Saturday, September 15, 2007

大谷 Oya Stone Mines










Today Heather and I visited the Oya stone mines and museum also just a few minutes out of Utsunomiya. Oya stone itself has been used in construction for hundreds of years in Japan and it is a very familiar sight around many large buildings and homes. It is very soft and workable but maybe not as strong as other materials so seems to have been regulated to mainly decorative use and fencing materials in recent years. What makes the Oya Mines so interesting historically is that during WWII the large caverns were used by the Japanese military for the construction and storage of airplanes and other equipment as well. As the caverns are pretty large and deep its pretty easy to imagine large makeshift factories being conctructed inside. Whats hard to imagine is the 85Kg rectangular blocks of stone being sawed out with some of the old equpiment still on display there, and then being hauled out up flights of stairs on some guys back that probably weighed half that much.
Also in the area are several large and small statues made from the stone that are over a 1000 years old. Probably the most famous is the largest at (I think) 27M is called Oya Kannon which was created around 1950.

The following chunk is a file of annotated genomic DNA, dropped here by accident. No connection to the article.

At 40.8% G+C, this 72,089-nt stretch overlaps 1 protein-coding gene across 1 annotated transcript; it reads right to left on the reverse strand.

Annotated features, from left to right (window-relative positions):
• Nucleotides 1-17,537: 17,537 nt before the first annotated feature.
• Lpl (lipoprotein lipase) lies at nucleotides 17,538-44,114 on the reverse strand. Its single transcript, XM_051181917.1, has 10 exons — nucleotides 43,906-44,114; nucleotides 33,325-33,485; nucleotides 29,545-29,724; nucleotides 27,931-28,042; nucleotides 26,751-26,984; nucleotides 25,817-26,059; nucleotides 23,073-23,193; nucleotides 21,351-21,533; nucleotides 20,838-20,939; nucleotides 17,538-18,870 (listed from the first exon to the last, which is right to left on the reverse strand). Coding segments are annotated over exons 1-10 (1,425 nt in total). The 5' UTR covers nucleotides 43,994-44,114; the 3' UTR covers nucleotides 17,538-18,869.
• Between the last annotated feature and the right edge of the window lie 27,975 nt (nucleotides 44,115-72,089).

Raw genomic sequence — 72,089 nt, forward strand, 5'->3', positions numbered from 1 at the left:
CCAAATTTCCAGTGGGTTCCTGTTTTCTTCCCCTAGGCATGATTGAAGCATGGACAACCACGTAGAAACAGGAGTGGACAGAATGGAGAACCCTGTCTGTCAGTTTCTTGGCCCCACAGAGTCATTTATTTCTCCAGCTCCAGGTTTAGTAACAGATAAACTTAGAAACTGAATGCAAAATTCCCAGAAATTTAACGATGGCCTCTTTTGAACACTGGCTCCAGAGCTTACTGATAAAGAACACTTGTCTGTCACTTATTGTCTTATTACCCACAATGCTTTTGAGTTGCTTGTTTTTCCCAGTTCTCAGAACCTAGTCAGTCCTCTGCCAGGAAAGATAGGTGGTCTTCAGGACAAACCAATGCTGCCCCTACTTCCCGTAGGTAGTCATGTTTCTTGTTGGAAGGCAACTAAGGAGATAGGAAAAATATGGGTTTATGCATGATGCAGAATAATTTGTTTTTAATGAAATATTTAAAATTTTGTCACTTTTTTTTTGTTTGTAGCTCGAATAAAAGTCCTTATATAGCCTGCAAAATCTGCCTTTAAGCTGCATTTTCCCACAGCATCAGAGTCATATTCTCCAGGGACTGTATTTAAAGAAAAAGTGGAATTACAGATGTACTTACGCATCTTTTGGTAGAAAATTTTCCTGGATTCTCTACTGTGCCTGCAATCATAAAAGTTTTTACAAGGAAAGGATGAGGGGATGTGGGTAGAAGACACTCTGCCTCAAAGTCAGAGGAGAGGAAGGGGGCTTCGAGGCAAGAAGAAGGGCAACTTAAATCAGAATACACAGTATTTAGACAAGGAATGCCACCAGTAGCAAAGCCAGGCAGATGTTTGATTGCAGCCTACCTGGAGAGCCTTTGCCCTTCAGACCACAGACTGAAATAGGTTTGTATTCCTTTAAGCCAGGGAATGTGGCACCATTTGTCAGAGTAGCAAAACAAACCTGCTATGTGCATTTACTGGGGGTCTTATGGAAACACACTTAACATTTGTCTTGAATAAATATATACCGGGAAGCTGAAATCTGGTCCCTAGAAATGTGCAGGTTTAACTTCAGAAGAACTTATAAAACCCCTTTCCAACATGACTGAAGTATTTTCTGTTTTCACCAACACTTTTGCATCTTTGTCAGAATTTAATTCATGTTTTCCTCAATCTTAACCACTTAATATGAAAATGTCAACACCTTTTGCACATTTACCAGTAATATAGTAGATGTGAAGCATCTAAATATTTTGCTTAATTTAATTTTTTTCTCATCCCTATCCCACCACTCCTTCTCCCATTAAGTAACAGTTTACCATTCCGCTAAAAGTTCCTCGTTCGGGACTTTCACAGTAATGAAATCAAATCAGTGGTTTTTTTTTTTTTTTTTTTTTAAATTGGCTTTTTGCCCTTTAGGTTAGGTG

As always you can see a few more photos in the flickr folder.
I will also put a link below to another persons website with some really nice pictures of the inside of the caverns. It was very cool, wet, and actually foggy inside this morning, and as it was pretty dark also, the fog reflected in the flash ruining most of our cavern pictures. This gentleman obviously has better equipment and skills than us. http://www.yesicanusechopsticks.com/thesequel/Oya/

2 comments:

Amanda, Ian, and Addison said...

How did they get the completed planes out of the caves?

kevin said...

There are actually a lot of openings and entrances, some of which I guess are pretty large. The tunnels themselves are suprisingly large. I had ridden my motorcycle through the area many times and didnt even realize the mines were there. They only let you walk into a very small portion of what is actually mined out, but some of the rooms for lack of a better term are pretty big. ksaul